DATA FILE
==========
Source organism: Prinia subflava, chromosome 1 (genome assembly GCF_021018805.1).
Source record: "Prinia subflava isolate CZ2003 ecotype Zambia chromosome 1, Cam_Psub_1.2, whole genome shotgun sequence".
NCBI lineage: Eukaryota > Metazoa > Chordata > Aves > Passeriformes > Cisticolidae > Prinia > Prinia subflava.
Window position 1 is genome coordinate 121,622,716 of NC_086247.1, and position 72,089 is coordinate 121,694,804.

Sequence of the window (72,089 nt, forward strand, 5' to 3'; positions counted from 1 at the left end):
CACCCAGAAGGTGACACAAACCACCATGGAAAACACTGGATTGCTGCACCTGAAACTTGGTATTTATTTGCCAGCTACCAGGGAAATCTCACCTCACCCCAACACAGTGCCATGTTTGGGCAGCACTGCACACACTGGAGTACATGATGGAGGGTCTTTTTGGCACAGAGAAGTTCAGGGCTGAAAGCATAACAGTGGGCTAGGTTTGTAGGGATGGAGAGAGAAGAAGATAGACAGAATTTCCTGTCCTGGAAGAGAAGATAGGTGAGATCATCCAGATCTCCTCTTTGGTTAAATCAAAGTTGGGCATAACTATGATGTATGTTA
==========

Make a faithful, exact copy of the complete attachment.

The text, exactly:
Source organism: Prinia subflava, chromosome 1 (genome assembly GCF_021018805.1).
Source record: "Prinia subflava isolate CZ2003 ecotype Zambia chromosome 1, Cam_Psub_1.2, whole genome shotgun sequence".
NCBI lineage: Eukaryota > Metazoa > Chordata > Aves > Passeriformes > Cisticolidae > Prinia > Prinia subflava.
Window position 1 is genome coordinate 121,622,716 of NC_086247.1, and position 72,089 is coordinate 121,694,804.

Sequence of the window (72,089 nt, forward strand, 5' to 3'; positions counted from 1 at the left end):
CACCCAGAAGGTGACACAAACCACCATGGAAAACACTGGATTGCTGCACCTGAAACTTGGTATTTATTTGCCAGCTACCAGGGAAATCTCACCTCACCCCAACACAGTGCCATGTTTGGGCAGCACTGCACACACTGGAGTACATGATGGAGGGTCTTTTTGGCACAGAGAAGTTCAGGGCTGAAAGCATAACAGTGGGCTAGGTTTGTAGGGATGGAGAGAGAAGAAGATAGACAGAATTTCCTGTCCTGGAAGAGAAGATAGGTGAGATCATCCAGATCTCCTCTTTGGTTAAATCAAAGTTGGGCATAACTATGATGTATGTTA